Many of these values are supported in part by Audubon International’s publication, Golf’s Green Bottom Line: Uncovering the Hidden Business Value of Environmental Stewardship on Golf Courses. Based upon its data, surveys and experience, Audubon International lists the following corresponding values for golf courses within its report:

  • Enhanced image and reputation
  • Increased customer satisfaction
  • Reduced costs
  • Improved worker safety and reduced liabilities

Many golf facilities already are currently participating in golf-centric environmental stewardship programs, such as the Michigan Environmental Stewardship Program, Golf Environment Organization, Southern Nevada Water Authority’s programs, and Air Force GEM Program. In addition, many golf courses are incorporating recognized state best management practices (BMPs), such as Florida, Georgia and Oregon, and are realizing economic, agronomic and environmental values.

Six reasons to embrace sustainability efforts

A golf facility can incorporate sustainable practices to help address the challenges that golf is facing. The following statements summarize six reasons why golf facilities should embrace sustainability:

  1. The game of golf is a sport and business that is rich in tradition and value. Golf facilities and professionals should continue to hold high standards of performance as pillars within their communities.
  2. Golf facilities deliver significant values and benefits to their communities, including social (recreational, social interaction, etc.), economic (jobs, revenues, etc.), and environmental (greenspace values). These key values correspond directly with the three key elements of sustainability; people, planet and profit. Sustainability provides the foundation to communicate golf’s values.
  3. Many golf facilities are executing sustainable practices and simply need to document, report and communicate those practices based upon an accepted and recognized platform – sustainability and continuous improvement. This will improve the image of golf, as well as the brand for the individual facility.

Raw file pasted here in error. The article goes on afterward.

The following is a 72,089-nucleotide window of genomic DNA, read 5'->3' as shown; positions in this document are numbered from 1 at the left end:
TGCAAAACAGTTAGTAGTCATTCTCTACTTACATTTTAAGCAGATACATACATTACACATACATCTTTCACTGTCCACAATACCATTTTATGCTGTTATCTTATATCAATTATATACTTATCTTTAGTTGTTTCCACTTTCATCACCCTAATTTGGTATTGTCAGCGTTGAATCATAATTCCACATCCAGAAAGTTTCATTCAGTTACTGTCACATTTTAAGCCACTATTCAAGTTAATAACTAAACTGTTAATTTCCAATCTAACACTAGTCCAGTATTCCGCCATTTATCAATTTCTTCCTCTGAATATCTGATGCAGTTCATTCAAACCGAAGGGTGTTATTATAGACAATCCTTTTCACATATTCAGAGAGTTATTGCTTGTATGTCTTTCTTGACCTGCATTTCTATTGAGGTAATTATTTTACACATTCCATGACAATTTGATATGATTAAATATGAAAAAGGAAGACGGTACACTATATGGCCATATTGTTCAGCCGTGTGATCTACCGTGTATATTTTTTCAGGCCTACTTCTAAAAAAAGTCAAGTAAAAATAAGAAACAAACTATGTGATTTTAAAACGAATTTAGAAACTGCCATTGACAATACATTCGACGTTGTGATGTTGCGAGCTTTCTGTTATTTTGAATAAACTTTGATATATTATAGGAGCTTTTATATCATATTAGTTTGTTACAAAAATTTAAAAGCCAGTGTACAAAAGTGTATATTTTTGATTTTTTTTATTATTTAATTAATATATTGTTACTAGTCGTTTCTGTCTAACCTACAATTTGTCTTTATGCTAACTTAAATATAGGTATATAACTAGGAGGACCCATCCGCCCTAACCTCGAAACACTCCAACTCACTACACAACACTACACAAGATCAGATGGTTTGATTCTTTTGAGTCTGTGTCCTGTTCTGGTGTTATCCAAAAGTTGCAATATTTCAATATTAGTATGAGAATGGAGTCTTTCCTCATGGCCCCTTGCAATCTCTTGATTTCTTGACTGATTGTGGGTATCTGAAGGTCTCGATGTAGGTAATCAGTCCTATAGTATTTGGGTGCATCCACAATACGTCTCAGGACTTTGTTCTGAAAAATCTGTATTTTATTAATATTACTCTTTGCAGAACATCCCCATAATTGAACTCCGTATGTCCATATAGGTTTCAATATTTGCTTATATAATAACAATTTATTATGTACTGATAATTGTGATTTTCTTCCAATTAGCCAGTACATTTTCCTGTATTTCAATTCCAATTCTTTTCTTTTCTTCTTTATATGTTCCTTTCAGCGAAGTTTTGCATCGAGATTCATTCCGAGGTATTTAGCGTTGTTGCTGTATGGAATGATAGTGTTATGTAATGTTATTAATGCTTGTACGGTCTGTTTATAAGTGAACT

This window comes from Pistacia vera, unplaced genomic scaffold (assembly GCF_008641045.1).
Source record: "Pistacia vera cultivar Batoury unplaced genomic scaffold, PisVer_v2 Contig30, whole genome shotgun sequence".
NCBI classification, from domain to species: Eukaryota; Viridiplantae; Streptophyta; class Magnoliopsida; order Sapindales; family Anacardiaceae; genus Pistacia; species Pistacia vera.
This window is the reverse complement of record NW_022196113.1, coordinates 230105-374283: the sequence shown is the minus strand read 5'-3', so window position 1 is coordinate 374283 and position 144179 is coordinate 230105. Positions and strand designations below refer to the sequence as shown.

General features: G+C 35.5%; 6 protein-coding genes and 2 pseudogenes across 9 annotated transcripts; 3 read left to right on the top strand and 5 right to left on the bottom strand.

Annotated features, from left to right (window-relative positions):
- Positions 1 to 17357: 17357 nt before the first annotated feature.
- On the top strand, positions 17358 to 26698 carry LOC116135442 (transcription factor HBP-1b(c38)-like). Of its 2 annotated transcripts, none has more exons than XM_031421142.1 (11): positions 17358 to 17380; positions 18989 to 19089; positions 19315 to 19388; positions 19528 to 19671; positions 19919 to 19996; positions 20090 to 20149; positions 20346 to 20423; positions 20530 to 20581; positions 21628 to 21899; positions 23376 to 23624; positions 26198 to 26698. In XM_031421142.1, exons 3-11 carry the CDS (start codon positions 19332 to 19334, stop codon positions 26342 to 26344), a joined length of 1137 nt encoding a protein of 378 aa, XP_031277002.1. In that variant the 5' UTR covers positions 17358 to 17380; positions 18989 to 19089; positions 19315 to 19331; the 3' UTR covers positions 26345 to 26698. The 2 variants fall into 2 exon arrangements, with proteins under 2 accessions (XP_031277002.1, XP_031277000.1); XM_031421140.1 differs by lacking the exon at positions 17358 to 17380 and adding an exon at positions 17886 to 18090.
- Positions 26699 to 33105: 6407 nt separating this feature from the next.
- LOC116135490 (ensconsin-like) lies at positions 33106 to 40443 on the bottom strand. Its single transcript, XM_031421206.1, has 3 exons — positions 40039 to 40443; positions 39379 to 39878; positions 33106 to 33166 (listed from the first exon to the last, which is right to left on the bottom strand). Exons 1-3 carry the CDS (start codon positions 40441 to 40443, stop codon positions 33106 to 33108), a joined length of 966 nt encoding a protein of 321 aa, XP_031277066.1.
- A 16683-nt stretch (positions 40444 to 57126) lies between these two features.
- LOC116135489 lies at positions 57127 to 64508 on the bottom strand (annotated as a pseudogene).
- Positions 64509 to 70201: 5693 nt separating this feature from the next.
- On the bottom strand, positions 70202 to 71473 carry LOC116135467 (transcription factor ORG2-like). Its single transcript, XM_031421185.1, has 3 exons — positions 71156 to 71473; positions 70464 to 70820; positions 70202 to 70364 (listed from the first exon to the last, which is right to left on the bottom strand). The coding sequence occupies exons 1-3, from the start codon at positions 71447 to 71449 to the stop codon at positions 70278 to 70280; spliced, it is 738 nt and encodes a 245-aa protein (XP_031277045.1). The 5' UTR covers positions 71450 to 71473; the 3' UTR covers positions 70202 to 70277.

4. A sustainability philosophy will position facilities and the industry proactively and will help address environmental issues and regulatory pressures.
  5. A sustainability philosophy will help with financial pressures, including revenue, efficiencies and reduced costs.
  6. A sustainability philosophy will help golf compete with other entertainment, recreation and businesses that customers choose for their leisure and hobby interests.

Opportunities for improving the triple bottom line

Understanding these key values can help golf facilities to adopt a sustainable business philosophy. Likewise, there are common operational areas that golf facilities can focus on, as well as the common benefits. These operational areas include water use, energy use, waste management, supply chain improvements, efficient processing of materials, and more. The focus includes an operational impact analysis, as well as environmental impact analysis. In golf, environmental programs and BMPs from multiple states focus on these areas as well. Together, these focus areas and benefits help to create the sustainability business case for golf facilities.

This guide incorporates four key areas that a golf facility should focus on:

  • water use: efficiency and conservation
  • energy use: efficiency and conservation
  • pollution prevention
  • water quality protection

Water use: Efficiency and conservation

The Rim Golf Club used irrigation efficiency and turfgrass reduction to save $17,000 annually.

Water is a key resource for golf facility operations and is used for managing golf playing surfaces for optimal performance and desired conditions, to food and beverage services. It directly impacts operating costs and the ability to generate revenues. It is also a key impact area for the environment and community. Water management begins with measuring, tracking and analyzing water use. A baseline is necessary in order to set goals and make improvements in a manner that demonstrates efficiency and progressive water conservation.

Flexibility and innovation are important for all operations at the facility. Incorporating a range of BMPs can help modify behavior and adapt to new technology. One facility may be able to immediately incorporate a weather station and soil sensors, while another may only be able to modify irrigation practices. Kitchens, clubhouses and pro shops may be equipped with technologically advanced equipment, and staff may be trained to conserve water.

Short-term BMPs may range from hand watering, reducing watering times or volumes, voluntarily not serving water in restaurants, or not letting water run unnecessarily. Long-term practices may include the use of technology or converting to a different turf species. The facility should plan for both short- and long-term best management practices to achieve success. It should set water efficiency / conservation goals as initiatives in conjunction with its business objectives and playability standards. Achieving customer satisfaction can be accomplished in conjunction with sustainability initiatives through the use of BMPs and innovation for all golf facility operations.

Case study: Barton Creek Resort and Spa

Barton Creek Club and Spa reported a savings of 20%-40% in water/sewer costs associated with their laundry department’s ozone treatment process. In addition, this sustainability practice resulted in a 30% reduction in natural gas usage and a reduction in chemicals by 20%-30%.

Visit the Barton Creek Resort website »

Case study: Rim GC